In April 2013, Maryland passed the Firearm Safety Act (FSA). Among other things, the FSA bans law-abiding citizens, with the exception of retired law enforcement officers, from possessing the vast majority of semi-automatic rifles commonly kept by several million American citizens for defending their families and homes and other lawful purposes. In truth, the law went so far as to ban 45 types of so-called assault weapons and limit magazine capacity to 10 rounds.
Posts Tagged ‘NRA’
In March, we reported on the details of NRA-backed concealed carry reciprocity legislation pending in Congress. The momentum behind those bills continues to build, with each attracting dozens of co-sponsors. Sen. John Cornyn’s Constitutional Concealed Carry Reciprocity Act now boasts 37 co-sponsors. And 194 of his House colleagues have signed onto Rep. Richard Hudson’s Concealed Carry Reciprocity Act of 2017.
They say that money makes the world go round. While that may be hard to prove, the fact of simply having a mass fortune and a political agenda can yield results or be a political threat. The politics of where you stand on the issue determines which side of the fence you’ll sit. For supporters of the Second Amendment, it is guaranteed that we will be on the opposite side of the fence as Michael Bloomberg.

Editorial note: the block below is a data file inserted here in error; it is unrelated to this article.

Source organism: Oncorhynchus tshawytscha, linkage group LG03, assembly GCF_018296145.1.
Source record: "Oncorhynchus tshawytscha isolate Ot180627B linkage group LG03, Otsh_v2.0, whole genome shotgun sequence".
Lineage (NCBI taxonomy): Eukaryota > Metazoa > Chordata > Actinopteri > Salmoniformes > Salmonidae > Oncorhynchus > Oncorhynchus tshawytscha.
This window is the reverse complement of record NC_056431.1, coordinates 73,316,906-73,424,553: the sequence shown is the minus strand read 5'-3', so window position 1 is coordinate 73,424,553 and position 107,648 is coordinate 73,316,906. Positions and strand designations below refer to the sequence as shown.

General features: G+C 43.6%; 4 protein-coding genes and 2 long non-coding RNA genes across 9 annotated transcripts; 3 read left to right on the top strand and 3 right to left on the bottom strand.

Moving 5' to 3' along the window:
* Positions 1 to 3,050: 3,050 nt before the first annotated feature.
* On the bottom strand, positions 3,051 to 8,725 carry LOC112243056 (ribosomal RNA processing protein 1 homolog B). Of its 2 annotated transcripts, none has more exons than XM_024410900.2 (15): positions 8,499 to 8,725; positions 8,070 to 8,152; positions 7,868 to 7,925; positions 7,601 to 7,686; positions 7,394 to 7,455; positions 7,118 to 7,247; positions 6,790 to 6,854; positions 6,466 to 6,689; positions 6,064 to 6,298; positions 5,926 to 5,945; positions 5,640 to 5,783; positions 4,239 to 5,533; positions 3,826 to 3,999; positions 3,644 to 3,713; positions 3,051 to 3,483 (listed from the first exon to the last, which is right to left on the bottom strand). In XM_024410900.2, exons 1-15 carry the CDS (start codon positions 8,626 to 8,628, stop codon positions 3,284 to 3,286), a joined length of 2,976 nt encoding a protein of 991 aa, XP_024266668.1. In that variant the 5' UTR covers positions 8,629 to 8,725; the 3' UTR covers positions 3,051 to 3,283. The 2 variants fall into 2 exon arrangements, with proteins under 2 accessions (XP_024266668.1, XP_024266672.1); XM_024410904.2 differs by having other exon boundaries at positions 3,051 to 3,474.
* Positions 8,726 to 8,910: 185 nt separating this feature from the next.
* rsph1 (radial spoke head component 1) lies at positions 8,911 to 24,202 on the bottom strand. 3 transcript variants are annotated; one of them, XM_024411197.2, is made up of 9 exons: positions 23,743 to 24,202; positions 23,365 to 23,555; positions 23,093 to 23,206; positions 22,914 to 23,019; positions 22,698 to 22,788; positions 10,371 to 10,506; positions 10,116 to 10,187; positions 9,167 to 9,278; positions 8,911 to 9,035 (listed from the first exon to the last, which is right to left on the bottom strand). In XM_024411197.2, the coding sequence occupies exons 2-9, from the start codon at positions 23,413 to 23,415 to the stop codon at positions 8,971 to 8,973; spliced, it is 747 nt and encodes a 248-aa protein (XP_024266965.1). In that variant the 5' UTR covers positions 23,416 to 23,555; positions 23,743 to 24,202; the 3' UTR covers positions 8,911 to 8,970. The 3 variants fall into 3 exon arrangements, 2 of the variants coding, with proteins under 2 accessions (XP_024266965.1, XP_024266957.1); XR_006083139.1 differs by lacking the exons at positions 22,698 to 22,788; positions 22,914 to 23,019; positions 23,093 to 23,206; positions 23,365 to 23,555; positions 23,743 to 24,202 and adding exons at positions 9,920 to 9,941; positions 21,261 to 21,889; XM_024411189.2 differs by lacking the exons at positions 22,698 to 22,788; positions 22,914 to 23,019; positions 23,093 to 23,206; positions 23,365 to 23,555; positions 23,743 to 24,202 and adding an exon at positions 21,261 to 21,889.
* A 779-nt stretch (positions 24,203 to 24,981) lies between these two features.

However, there are lessons to be learned by Bloomberg’s words. In this article, Frank Minter, writing for the NRA, shows how Bloomberg admits to using deception to attain his political objectives. Points such as these are lessons we can all use When debating and educating others about our Second Amendment rights. Read the full analysis.
Michael Bloomberg, former mayor of New York City, the eighth-richest person in the United States, and the billionaire behind the rabidly anti-gun group Everytown for Gun Safety, was asked on CBS’ “60 Minutes” why he didn’t run for president of the United States. His answer was revealing.
By Frank Miniter
“If I thought we could win, or had a reasonable chance, I would have [run for president],” he said. “It would be totally unlikely, very unlikely that an independent could win. And in my case, I was mayor for a long time. People know where I stand. I couldn’t pretend to be something I’m not.”
So Bloomberg realized that his efforts to ban things like “Big Gulp” sodas, coal mining and, effectively, the Second Amendment of the U.S. Bill of Rights made it impossible for him to fool a majority of Americans into voting for him. He “couldn’t pretend to be something” else than what he is, so he opted not to run.